The continued popularity of digital breast tomosynthesis (DBT) has not made bundled payment models from before the rise of DBT any less feasible, according to a new study published in the Journal of the American College of Radiology.
“With the emergence of alternative payment models (APMs), the radiology community has struggled to determine how best to participate in these new payment systems,” wrote lead author Margaret M. Fleming, Emory University School of Medicine in Atlanta, Georgia, and colleagues. “Radiologists often believe they have little control over costs associated with many diseases and clinical conditions. Lack of data linking imaging with downstream costs and outcomes is an additional challenge for our specialty to meaningful and fairly participate in APMs.”
Fleming et al. sought to explore the feasibility of a bundled payment model for breast cancer screening before and after the implementation of DBT.
The team reviewed data for more than 59,000 screenings from two large facilities within a large academic health system. Excluding DBT, Medicare prices for traditional breast imaging bundles were similar both before (2013) and after (2015) DBT was implemented.
Before DBT was implemented, a 364-day downstream to screening mammography bundle was $182.86. Following DBT implementation, the researchers found the cost to be $182.68. While the addition of DBT increased a DBT-inclusive bundled price by $53.16, patients experienced decreased recall rates—from 13 percent before DBT implementation to 9 percent after DBT implementation.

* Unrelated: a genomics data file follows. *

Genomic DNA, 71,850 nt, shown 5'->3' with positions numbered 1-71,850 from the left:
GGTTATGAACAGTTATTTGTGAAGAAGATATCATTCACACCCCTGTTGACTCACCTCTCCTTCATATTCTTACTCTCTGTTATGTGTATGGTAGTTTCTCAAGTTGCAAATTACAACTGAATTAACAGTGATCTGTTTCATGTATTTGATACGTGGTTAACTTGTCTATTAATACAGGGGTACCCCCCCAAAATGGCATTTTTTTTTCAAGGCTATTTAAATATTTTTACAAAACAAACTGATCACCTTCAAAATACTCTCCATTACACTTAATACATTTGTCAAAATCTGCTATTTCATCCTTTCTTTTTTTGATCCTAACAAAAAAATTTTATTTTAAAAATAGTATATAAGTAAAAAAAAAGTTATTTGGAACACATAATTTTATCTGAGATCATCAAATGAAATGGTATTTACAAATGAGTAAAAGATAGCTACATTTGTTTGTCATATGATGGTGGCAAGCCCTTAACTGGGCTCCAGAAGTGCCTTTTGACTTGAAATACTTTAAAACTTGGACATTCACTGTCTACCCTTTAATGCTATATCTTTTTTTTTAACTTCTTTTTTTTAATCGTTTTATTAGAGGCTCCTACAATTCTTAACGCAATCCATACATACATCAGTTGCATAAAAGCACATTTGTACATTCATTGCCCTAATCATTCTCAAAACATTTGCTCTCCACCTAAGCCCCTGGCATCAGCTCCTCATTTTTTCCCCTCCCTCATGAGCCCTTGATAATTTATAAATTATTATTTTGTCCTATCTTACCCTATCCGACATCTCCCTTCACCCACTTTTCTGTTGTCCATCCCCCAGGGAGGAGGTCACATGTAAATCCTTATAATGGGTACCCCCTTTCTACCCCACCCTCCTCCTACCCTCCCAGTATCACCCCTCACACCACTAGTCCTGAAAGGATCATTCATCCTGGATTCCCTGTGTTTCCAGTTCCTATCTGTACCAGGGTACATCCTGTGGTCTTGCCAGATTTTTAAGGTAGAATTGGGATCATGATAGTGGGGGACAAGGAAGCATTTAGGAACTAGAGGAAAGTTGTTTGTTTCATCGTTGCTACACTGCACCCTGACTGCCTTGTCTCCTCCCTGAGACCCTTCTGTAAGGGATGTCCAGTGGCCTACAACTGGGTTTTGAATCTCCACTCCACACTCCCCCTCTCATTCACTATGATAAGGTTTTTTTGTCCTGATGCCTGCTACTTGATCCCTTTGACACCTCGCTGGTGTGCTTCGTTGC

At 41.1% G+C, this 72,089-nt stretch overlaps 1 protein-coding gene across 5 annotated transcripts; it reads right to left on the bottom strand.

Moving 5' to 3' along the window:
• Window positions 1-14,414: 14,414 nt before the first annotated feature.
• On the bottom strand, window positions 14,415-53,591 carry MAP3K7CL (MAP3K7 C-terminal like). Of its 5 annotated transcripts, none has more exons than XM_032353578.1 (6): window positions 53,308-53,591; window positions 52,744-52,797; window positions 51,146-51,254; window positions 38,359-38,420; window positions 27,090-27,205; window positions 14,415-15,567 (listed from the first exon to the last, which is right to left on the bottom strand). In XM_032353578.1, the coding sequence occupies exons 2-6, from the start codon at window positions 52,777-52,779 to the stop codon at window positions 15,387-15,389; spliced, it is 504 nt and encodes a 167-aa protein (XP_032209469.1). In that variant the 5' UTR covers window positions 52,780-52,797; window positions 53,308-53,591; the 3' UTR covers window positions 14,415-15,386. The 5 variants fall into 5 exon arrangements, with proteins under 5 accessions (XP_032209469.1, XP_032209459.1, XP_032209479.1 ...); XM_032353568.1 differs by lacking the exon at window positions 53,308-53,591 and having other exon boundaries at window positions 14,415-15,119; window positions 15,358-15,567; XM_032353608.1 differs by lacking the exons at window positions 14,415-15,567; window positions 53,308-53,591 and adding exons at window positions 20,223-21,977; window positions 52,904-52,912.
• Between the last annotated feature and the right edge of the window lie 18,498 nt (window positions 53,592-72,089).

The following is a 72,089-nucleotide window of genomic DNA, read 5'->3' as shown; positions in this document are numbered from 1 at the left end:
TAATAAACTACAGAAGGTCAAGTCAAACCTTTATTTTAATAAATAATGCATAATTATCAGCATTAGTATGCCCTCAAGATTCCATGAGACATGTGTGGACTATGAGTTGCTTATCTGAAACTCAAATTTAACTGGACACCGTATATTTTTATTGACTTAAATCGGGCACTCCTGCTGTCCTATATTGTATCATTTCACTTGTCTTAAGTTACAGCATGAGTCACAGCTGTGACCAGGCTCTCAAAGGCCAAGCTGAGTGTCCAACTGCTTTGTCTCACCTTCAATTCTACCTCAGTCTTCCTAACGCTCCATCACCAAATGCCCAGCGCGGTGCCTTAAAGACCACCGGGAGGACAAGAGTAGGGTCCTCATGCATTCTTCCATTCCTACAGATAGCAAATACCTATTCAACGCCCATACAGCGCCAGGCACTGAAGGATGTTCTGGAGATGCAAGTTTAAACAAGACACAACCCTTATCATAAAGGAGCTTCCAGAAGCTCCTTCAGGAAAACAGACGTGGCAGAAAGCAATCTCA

Importantly, the researchers found that with or without DBT, breast screening bundled prices remained sensitive to bundle-included services and didn’t vary much by patient age, race or insurance status.
Additionally, they found that implementation of DBT during screening increases the cost of the bundle but it is still less than the price of DBT itself, making it a cost-effective payment model.
“Our work establishing the feasibility of a screening mammography bundle is an important step in transparency and defining radiologists’ contribution to patient care in a value-based system,” the researchers wrote.
Fleming and colleagues noted that future work should assess other services, including procedures, downstream to initial and follow up imaging. They added that as bundled payment models evolve, research should focus on societal costs that may occur, including a decrease in time away from work due to fewer recalls
“This type of bundle could serve as the basis for a physician focused payment models, as risk-based contracting with commercial payers, or as a way to quantify shared savings allocation within a larger clinically integrated network or accountable care organization," the authors concluded.